Baseline clinical characteristics and laboratory findings are summarized in table 1 and detailed characteristics of acute MI patients are summarized in table 2. Circulating sCD93 levels were significantly higher in patients with acute MI than in control subjects (552.1±293.7 ng/mL vs. 429.8±114.2 ng/mL, p<0.0001). Patients with Non-ST elevation MI showed higher sCD93 levels when compared with those of patients with ST elevation MI (625.6±364.9 ng/mL vs. 491.9±203.0 ng/mL, p = 0.018). However, circulating sCD93 levels were not significantly different according to culprit artery (left main artery, left anterior descending artery, left circumflex artery and right coronary artery) or CAD extent. There was no significant correlation between sCD93 levels and hsCRP or peak cardiac enzyme in this study, showing a relatively different character of sCD93 as an inflammation marker. We also evaluated surface expression levels of CD93 in peripheral monocytes of 51 patients with acute MI whose peripheral blood mononuclear cells (PBMCs) were available. There was no significant correlation between surface expression level of CD93 in monocytes and the circulating level of sCD93. These results reveal that circulating sCD93 levels are selectively increased in patients with acute MI, regardless of the surface expression level of CD93 in peripheral monocytes.

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Table 1. Clinical characteristics and laboratory findings of analyzed subjects.

https://doi.org/10.1371/journal.pone.0096538.t001

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Table 2. Laboratory, angiographic, echocardiographic findings and treatment modalities of AMI patients.

https://doi.org/10.1371/journal.pone.0096538.t002

Increased shedding of sCD93 from monocytes in acute MI patients

To reveal the underlying mechanism of increased sCD93 in acute MI patients, we investigated shedding of CD93 in monocytes of acute MI patients and also in healthy control subjects with or without LPS. LPS is a well-known toll-like receptor stimulator which may mimic the inflammatory condition of acute MI. Without LPS stimulation, there was no difference between the level of sCD93 in monocytes of acute MI patients and control subjects. However, the amount of sCD93 in monocytes of acute MI patients with LPS stimulation was significantly higher than that of acute MI patients without LPS stimulation (12.7±0.9 vs. 11.1±1.0 ng/mL, respectively, p = 0.002, figure 1). There was no change of sCD93 in healthy control subjects with or without LPS stimulation 11.1±0.8 vs. 11.0±1.6 ng/mL, respectively, p = 0.921). Therefore, monocytes of acute MI patients showed increased susceptibility of CD93 shedding upon inflammatory stimulation when compared with that of healthy control subjects.

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Figure 1. Increased amount of sCD93 in supernatant after LPS stimulation in acute MI patients.

https://doi.org/10.1371/journal.pone.0096538.g001

Relationship of circulating sCD93 levels with clinical outcomes of acute MI patients

We evaluated whether the increased level of sCD93 is associated with clinical outcomes in acute MI patients. During the follow-up period (median 208 days), the primary outcome, which was defined as all-cause and cardiovascular death, had occurred in 18 (15%) patients (9 cardiovascular deaths). When the patients with acute MI were divided by level of sCD93 according to Youden index, circulating levels of sCD93 were shown to be associated with all-cause (p<0.001) and cardiovascular (p<0.001) mortality (figure 2). Hosmer and Lemeshow analysis for all cause mortality (P = 0.2972) and CV mortality (P = 0.6841) showed acceptable calibration (P>0.05), which means good agreement between observed outcomes and predictions. Because of the relatively low rate of mortality (15%), three different models were made based on the goodness of fit. Age, sCD93, and hsCRP were the variables of the best fit model for all-cause mortality and sCD93, age, and LVEF were those of the best fit model for cardiovascular mortality. Multivariate Cox regression analysis revealed that the initial sCD93 level was an independent predictor of both all-cause (p = 0.005) and cardiovascular mortality (p = 0.033) when controlled for age and hsCRP or age and LVEF, respectively (table 3). The likelihood ratio chi-square test revealed that the sCD93 level was a significant variable in these models (Model 1, P = 0.003; Model 2, P<0.001; Model 3, P<0.001 for all-cause mortality, Model 1, P = 0.03; Model 2, P = 0.005; Model 3, P<0.001 for cardiovascular mortality).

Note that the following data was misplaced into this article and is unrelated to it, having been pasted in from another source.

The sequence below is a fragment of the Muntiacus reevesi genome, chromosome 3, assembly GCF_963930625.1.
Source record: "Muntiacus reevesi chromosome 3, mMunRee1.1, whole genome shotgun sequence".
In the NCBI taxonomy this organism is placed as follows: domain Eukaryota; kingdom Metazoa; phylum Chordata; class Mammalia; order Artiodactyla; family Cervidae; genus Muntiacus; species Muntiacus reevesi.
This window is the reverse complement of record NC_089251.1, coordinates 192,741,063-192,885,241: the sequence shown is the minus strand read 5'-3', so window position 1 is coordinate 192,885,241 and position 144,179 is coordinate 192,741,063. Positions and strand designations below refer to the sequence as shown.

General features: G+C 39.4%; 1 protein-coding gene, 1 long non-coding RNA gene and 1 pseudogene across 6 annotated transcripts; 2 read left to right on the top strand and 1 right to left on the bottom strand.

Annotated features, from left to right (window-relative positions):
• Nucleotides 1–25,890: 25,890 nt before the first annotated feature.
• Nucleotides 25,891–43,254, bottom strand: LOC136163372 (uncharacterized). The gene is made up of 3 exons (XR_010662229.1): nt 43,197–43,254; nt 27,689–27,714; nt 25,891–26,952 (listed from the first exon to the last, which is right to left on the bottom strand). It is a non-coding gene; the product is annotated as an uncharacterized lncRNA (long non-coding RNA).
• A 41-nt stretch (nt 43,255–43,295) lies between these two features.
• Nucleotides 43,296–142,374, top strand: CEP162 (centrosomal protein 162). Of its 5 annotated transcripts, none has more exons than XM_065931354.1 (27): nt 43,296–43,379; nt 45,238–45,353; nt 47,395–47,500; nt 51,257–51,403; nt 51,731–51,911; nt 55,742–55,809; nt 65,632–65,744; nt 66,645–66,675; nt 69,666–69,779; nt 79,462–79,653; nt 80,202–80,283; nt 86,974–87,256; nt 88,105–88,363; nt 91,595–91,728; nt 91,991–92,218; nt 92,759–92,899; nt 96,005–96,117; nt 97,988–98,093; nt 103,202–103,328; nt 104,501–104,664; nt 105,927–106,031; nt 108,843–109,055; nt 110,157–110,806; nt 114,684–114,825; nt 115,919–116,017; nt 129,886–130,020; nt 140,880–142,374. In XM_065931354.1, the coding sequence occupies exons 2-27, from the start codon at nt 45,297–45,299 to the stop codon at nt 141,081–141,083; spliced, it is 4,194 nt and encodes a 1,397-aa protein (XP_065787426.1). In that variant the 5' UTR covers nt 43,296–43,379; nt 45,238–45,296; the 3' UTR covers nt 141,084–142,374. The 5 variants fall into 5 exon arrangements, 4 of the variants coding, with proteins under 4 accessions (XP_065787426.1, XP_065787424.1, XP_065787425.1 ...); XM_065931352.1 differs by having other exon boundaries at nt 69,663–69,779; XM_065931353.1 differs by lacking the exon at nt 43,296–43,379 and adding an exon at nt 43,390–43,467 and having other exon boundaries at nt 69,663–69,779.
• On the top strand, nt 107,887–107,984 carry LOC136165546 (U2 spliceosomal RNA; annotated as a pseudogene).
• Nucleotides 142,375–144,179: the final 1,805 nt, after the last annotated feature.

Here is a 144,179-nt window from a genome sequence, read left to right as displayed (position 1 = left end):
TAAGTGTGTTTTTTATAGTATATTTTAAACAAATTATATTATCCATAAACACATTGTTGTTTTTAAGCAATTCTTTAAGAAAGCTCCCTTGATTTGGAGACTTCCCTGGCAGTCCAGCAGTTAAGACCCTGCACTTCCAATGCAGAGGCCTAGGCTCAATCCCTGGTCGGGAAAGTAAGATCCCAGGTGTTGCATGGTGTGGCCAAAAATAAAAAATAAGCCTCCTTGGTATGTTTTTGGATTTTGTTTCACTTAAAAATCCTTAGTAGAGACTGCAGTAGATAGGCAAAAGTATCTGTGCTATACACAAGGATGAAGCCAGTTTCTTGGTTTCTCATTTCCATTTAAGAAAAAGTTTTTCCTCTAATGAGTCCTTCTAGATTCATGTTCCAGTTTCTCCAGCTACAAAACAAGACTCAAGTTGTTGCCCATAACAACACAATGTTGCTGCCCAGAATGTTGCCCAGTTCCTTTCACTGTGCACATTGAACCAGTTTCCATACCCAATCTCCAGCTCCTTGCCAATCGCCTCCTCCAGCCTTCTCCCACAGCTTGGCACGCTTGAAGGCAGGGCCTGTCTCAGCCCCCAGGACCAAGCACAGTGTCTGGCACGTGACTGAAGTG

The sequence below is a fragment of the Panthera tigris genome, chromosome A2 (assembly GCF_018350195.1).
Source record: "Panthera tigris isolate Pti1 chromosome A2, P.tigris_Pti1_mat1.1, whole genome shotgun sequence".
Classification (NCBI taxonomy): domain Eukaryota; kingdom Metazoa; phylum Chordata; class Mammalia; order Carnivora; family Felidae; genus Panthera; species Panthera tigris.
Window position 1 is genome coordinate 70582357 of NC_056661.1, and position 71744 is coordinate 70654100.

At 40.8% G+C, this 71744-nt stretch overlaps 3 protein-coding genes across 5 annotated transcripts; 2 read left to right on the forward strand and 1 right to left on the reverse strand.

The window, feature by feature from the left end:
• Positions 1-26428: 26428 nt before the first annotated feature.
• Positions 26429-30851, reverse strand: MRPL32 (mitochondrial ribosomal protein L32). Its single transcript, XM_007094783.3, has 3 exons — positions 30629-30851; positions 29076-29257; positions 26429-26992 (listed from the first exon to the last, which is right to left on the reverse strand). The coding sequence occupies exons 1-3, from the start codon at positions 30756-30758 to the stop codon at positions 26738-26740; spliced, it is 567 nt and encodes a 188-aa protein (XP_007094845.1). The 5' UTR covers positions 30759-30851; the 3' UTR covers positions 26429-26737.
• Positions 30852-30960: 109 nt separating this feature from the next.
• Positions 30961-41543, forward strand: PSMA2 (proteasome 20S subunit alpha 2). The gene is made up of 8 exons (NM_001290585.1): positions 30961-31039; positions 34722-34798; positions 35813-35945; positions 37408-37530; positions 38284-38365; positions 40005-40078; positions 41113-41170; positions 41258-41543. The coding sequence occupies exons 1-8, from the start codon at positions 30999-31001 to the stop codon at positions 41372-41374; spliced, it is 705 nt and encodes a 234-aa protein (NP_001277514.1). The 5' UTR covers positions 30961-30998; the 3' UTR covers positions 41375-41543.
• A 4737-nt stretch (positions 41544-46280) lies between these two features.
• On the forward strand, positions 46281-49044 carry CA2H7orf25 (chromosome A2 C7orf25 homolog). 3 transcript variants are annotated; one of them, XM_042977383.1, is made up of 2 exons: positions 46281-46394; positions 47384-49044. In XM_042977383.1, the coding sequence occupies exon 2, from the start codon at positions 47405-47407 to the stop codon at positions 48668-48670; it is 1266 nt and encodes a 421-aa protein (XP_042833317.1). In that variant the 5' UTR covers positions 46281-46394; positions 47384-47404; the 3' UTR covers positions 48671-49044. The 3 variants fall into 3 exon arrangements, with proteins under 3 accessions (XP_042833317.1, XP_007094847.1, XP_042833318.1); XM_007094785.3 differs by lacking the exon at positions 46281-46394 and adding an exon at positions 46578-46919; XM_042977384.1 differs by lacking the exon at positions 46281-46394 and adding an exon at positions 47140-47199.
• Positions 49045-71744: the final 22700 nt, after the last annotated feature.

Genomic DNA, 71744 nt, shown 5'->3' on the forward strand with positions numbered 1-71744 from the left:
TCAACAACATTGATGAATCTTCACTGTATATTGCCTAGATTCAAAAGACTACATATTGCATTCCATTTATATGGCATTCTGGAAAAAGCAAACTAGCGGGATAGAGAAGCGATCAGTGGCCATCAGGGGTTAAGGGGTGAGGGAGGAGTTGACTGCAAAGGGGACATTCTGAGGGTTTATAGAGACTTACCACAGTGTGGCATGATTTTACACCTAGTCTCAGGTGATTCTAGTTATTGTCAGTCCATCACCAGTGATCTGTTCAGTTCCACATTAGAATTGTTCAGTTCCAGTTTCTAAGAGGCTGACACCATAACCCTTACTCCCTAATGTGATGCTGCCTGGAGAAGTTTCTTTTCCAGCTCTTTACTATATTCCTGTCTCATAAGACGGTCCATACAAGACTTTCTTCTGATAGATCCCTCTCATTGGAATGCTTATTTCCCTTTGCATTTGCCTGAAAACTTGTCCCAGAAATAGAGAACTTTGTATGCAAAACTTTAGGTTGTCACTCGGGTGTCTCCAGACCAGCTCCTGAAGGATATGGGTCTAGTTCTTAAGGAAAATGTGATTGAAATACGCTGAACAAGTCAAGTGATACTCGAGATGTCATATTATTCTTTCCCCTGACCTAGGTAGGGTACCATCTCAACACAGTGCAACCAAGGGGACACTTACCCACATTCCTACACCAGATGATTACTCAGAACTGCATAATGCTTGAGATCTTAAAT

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Figure 2. Cumulative Kaplan–Meier estimates of all cause and cardiovascular mortality according the circulating levels of sCD93.

https://doi.org/10.1371/journal.pone.0096538.g002

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Table 3. Univariate and multivariate Cox regression analysis for all-cause and cardiovascular mortality.

https://doi.org/10.1371/journal.pone.0096538.t003

Discussion

In this study, we demonstrated that circulating levels of sCD93 are increased in patients with acute MI. In addition, monocytes isolated from acute MI patients show increased shedding of CD93 upon inflammatory stimulation, suggesting possible mechanism for the elevated sCD93 in these patients. Finally, we also showed that elevated levels of sCD93 were associated with adverse clinical outcomes in patients with acute MI.

The relationship between CD93 and CAD has been documented in previous genetic association studies [7], [8]. Mälarstig et al. [9] reported on the relationship between plasma levels of sCD93 and the risks of both premature MI and CAD in two independent cohorts. However, this study was a cross-sectional association study without prognostic implication. The present study is important because it is the first study to demonstrate the association between increased levels of sCD93 and clinical outcomes in patients with acute MI.